Yesterday I highlighted some common mistakes associated with failure to proactively identify and plan your decisions before diving into decision analysis. Even if you have correctly focused on a high-priority, well-framed decision (successfully answered the “What do we need to decide?” and “How will we decide it?” questions), you can still screw up the Make Decision part of the process.
Here are some common decision analysis defects that I’ve encountered in my travels:
- Stakeholder requirement missing (not asked for, not captured, no influence on decision)
- Stakeholder requirement misstated (wrong Must limit/Threshold value) or incorrectly prioritized (wrong weight)
- Duplicate or causal criteria sway the decision
- Narrow range of alternatives – tunnel vision
- Alternatives evaluated using inconsistent criteria or scales
- Bias for a favorite alternative sways the decision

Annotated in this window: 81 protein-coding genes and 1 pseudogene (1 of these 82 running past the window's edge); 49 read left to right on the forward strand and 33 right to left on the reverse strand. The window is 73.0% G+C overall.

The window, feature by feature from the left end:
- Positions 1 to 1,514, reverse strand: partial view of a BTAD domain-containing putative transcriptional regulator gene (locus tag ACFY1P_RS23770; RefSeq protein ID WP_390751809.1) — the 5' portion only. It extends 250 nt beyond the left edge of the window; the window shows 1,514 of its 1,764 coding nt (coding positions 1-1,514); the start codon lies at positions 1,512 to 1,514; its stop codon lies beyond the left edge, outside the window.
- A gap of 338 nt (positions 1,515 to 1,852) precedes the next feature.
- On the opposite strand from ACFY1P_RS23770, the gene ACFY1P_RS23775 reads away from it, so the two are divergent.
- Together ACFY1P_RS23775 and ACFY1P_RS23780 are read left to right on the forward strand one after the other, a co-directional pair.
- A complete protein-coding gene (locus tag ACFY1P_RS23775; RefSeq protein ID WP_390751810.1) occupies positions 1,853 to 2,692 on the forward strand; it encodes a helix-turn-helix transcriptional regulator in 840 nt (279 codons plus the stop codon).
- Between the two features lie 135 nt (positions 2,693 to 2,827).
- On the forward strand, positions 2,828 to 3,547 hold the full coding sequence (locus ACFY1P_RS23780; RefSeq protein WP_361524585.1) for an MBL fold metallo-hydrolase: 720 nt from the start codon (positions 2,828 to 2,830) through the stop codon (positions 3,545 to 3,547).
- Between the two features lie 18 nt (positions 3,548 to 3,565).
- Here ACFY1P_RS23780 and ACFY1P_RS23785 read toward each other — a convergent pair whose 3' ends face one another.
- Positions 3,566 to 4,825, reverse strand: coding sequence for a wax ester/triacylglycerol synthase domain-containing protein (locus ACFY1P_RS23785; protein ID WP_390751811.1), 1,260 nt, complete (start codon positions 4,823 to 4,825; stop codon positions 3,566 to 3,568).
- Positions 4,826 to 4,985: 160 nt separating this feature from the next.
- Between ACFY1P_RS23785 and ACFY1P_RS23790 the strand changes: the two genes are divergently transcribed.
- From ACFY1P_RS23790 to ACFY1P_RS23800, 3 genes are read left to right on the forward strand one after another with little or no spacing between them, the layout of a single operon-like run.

- Scoring rationale not captured – scores don’t match best available estimates of performance
- Promising windfall/opportunity overlooked
There are lots of different flavors of decision analysis techniques, but they all involve understanding and relating the following types of information:
- Criteria: Stakeholders needs, goals, requirements, or constraints. These are your definition of success for a specific decision.
- Alternatives: Possible answers, solutions to the fundamental question posed by the decision
- Performance estimates: Data used to score the effectiveness of the alternatives against specific criteria
- Uncertainties: Risks and opportunities
Of course, there is skill involved with asking the right questions and insightfully integrating this data to reach a conclusion. Clumsy, rote, mechanical or sloppy use of decision analysis can also lead to bad decisions.
Take advantage of the “guiding hand” of the Decision Driven® Solutions Framework (DDSF) to avoid common decision analysis errors. Please contact the Decision Driven® Solutions team at firstname.lastname@example.org or email@example.com to start your free trial of DDSF.